Posted by: tajapl Category: Sober living Comments: 0

If you are still experiencing a fair amount of anxiety and uneasiness, a vacation might actually slow your recovery efforts or lead to a setback. On the flip side, vacations can have a positive impact on your recovery when handled properly. If you’re taking time off work, fill those hours with hikes, walks, and other exercise. Go to the movies, go on excursions you’ve always wanted to take in your area, fit in extra exercise sessions, or start a new hobby. The stakes are high this year, and our 2024 coverage could use continued support. If circumstances have changed since you last contributed, we hope you’ll consider contributing to HuffPost once more.

Travel with friends or family who are supportive and can help you avoid triggers. Setting out on vacation or traveling and adventuring without being under the influence of alcohol or drugs may sound like a snooze-fest and appear daunting. There is a misconception that someone following a 12-Step Program must abstain from any fun activities whatsoever. Suboxone (buprenorphine/naloxone) is indicated for the treatment of opioid dependence in adults. Suboxone should not be taken by individuals who have been shown to be hypersensitive to buprenorphine or naloxone as serious adverse reactions, including anaphylactic shock, have been reported. Taking Suboxone (buprenorphine/naloxone) with other opioid medicines, benzodiazepines, alcohol, or other central nervous system depressants can cause breathing problems that can lead to coma and death.


After all, recovery means having the freedom to do the things you always wanted to do but couldn’t because you were bogged down with drugs and alcohol. By taking a few precautions and staying alert to your relapse triggers, your vacation can be memorable for all the right reasons. One of the greatest challenges of sober travel is doing without your usual support network.

Withdrawal symptoms can quickly go from a bad hangover to a serious medical situation. For people who experience hallucinations as part of alcohol withdrawal, these may begin in the 12- to 24-hour time frame. You don’t need to be diagnosed with alcohol use disorder in order to quit drinking. If alcohol is interfering with your health or your personal, financial, or professional life, consider quitting. When someone drinks alcohol for a prolonged period of time and then stops, the body reacts to its absence.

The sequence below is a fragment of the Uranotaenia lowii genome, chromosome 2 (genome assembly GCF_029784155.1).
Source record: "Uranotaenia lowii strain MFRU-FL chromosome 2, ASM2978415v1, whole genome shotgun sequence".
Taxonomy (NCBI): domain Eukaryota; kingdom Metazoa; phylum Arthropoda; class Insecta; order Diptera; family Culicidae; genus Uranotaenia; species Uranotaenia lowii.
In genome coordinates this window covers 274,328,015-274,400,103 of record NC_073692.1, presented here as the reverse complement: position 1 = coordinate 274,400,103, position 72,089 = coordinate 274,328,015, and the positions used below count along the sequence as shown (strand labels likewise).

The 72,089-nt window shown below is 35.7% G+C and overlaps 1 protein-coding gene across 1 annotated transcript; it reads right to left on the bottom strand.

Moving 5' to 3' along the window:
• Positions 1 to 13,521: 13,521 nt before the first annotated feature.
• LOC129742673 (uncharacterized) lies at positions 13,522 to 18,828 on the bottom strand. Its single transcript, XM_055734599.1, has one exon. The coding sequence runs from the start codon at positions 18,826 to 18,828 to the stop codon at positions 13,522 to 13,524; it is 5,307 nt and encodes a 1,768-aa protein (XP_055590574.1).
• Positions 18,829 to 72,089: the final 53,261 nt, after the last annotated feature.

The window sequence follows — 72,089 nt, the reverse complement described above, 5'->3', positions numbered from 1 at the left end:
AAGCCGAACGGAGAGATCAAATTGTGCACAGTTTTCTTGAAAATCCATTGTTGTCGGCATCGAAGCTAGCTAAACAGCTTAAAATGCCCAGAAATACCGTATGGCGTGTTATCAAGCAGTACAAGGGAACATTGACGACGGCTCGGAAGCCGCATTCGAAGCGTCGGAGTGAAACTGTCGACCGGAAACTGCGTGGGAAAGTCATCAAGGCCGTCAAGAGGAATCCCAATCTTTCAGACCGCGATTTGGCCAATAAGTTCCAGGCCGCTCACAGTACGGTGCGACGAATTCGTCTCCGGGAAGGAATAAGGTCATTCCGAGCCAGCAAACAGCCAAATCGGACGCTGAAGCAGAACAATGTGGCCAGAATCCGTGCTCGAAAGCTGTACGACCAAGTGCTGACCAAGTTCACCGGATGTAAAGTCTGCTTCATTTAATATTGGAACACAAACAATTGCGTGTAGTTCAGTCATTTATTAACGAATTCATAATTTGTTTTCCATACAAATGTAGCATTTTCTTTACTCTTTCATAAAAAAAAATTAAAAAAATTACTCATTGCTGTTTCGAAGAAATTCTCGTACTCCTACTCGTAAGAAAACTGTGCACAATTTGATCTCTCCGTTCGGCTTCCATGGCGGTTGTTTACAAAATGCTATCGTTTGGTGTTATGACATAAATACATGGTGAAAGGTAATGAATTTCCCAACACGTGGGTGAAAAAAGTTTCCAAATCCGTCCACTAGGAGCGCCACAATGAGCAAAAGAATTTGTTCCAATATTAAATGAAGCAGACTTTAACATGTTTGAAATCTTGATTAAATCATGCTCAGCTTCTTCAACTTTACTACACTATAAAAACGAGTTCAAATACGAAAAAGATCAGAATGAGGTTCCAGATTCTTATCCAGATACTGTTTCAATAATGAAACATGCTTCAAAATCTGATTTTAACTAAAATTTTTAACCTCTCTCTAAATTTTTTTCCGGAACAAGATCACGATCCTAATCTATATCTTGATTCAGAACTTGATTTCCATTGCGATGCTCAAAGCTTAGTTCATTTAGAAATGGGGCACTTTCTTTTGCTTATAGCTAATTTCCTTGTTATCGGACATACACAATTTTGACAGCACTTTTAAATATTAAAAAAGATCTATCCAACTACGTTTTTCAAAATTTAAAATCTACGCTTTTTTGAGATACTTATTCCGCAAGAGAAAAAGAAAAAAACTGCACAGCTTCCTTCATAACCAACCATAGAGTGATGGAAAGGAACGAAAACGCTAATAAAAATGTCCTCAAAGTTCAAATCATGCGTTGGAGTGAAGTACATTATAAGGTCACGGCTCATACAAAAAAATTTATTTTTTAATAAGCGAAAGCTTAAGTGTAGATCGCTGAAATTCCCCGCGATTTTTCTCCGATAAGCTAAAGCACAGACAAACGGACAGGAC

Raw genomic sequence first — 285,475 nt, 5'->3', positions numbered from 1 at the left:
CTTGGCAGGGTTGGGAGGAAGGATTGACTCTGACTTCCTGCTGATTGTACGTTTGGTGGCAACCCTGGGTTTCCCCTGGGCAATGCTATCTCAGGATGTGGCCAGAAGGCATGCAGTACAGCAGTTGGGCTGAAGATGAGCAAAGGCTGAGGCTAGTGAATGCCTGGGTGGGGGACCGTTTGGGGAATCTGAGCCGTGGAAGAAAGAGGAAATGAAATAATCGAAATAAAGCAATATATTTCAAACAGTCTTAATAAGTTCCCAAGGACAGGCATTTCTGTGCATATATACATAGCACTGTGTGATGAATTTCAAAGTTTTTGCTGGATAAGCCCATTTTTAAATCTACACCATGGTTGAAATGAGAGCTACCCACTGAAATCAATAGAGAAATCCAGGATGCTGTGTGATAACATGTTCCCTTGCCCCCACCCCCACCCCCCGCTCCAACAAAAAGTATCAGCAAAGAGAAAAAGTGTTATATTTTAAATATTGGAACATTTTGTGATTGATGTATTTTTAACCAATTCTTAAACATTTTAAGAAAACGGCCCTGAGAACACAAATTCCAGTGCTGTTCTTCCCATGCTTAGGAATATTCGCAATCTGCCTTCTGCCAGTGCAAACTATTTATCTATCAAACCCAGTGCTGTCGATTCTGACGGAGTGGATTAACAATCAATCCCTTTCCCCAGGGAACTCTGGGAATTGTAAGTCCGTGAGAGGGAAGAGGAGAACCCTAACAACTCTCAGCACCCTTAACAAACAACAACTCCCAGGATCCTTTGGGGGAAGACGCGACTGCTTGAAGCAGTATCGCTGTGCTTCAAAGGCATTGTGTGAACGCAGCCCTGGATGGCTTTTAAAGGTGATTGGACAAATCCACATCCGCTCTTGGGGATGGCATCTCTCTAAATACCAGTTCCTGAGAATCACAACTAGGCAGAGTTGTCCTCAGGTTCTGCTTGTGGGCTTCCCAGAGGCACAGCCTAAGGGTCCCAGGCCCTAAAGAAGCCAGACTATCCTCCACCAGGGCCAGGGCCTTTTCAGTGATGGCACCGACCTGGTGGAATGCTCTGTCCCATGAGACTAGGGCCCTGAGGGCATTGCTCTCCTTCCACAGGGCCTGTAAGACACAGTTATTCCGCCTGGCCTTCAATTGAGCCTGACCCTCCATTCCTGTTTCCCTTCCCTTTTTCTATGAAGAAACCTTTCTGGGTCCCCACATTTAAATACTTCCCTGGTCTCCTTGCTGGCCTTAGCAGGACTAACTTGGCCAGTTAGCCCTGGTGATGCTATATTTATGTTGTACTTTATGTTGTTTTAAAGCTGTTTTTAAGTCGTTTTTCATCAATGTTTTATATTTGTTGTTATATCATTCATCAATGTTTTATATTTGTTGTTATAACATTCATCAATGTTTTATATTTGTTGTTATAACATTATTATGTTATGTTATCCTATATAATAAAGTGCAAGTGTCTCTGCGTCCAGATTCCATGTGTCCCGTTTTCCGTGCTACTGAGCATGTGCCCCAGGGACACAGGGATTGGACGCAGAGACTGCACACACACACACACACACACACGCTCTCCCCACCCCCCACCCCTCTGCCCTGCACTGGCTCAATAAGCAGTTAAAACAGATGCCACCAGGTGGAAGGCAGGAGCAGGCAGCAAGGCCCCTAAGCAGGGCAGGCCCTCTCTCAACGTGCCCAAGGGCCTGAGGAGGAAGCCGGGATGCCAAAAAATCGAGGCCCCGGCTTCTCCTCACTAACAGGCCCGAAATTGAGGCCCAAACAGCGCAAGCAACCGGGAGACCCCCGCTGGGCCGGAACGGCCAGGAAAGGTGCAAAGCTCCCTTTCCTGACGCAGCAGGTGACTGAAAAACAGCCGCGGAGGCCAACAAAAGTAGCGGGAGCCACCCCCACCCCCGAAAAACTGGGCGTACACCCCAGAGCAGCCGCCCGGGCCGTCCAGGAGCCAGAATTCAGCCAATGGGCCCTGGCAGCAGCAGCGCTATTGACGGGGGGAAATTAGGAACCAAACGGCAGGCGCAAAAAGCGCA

Do Have a Plan

For example, you could make sure you carry a portable GPS or map of the areas you’ll be visiting to avoid any fears of getting lost. Going on vacation doesn’t have to mean suspending your self-care. Although your routines will probably be somewhat disrupted, you can pick one or two self-care strategies to prioritize on your trip.

vacationing in recovery

You can also look for destinations with a strong sober community or events you can join. As an addict in recovery, sometimes you have to be your own strongest advocate. Have a few responses prepared in the event you feel pressured to drink or use and don’t hesitate to remove yourself from any situation that makes you feel vulnerable or uneasy.

Stay Connected to Your Sobriety

You can also take precautions such as asking the hotel to remove alcohol from the mini-bar if you know that will be a temptation for you. New York City, San Francisco, Chicago, Las Vegas, New Orleans and Hawaii are continually among the most popular vacation destinations, but why limit yourself to what’s conventional? Many resorts, cruise lines and travel companies offer alcohol-free vacations in these and other hotspots.

People who experience severe withdrawal symptoms or DTs may require hospitalization or intensive care unit (ICU) treatment during alcohol. A rare but very serious syndrome called delirium tremens can occur during alcohol withdrawal. Also known as DTs, an estimated 2% of people with alcohol use disorder and less than 1% of the general population experience them.

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